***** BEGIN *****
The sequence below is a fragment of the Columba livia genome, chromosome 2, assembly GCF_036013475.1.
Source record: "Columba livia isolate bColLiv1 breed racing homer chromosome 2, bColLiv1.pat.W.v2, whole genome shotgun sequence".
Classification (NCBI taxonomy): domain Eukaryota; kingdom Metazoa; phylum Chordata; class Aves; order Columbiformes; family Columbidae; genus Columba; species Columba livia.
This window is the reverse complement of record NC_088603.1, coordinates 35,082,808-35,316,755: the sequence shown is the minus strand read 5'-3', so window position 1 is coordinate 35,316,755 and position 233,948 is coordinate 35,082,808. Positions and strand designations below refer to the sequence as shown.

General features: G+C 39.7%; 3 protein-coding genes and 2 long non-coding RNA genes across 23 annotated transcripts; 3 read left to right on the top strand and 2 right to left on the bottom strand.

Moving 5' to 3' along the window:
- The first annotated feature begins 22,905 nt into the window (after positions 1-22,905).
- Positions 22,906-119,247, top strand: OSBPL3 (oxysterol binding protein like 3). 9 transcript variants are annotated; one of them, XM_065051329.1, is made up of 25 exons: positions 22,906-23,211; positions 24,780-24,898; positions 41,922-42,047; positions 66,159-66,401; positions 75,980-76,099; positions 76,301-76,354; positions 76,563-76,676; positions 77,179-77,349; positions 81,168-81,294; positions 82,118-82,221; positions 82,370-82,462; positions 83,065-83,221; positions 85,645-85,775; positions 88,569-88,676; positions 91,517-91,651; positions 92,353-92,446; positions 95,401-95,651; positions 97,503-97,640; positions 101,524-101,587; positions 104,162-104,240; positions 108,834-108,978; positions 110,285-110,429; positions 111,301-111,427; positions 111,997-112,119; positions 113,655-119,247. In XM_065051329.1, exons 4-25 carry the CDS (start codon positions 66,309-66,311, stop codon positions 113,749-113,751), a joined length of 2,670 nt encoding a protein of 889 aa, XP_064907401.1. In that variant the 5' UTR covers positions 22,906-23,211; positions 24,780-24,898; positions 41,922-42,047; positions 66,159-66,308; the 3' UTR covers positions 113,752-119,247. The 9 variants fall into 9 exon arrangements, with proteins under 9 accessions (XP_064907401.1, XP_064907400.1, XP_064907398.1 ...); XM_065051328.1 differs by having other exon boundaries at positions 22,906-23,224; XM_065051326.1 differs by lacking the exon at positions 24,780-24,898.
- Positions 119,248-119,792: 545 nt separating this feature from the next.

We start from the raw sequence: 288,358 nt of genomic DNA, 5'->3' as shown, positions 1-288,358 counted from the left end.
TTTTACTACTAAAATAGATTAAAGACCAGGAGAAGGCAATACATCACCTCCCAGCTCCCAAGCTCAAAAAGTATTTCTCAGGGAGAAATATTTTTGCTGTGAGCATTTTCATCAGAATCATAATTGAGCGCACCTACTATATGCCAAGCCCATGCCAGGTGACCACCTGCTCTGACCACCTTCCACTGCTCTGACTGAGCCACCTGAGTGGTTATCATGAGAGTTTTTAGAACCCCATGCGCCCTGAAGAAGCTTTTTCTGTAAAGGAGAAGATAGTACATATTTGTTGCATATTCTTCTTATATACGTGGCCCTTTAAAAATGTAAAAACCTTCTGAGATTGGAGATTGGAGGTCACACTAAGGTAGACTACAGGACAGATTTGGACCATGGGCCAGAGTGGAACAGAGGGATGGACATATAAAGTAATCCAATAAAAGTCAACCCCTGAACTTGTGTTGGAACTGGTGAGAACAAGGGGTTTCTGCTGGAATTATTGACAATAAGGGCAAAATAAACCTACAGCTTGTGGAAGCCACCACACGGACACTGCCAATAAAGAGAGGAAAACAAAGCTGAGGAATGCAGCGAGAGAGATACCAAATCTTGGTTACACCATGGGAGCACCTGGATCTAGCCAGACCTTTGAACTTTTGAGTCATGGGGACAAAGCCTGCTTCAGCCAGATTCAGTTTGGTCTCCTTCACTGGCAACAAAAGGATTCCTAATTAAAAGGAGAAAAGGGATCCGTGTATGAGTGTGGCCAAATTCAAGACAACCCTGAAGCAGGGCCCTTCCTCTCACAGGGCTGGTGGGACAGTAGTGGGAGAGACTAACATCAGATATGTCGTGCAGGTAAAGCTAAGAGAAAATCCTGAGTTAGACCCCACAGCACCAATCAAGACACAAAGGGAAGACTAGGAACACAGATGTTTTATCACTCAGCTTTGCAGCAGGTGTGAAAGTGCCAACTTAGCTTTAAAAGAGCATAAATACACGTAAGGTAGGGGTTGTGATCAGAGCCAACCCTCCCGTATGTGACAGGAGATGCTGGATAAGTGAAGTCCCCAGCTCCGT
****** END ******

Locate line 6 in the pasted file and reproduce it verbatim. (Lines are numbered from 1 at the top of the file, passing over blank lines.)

Moving 5' to 3' along the window: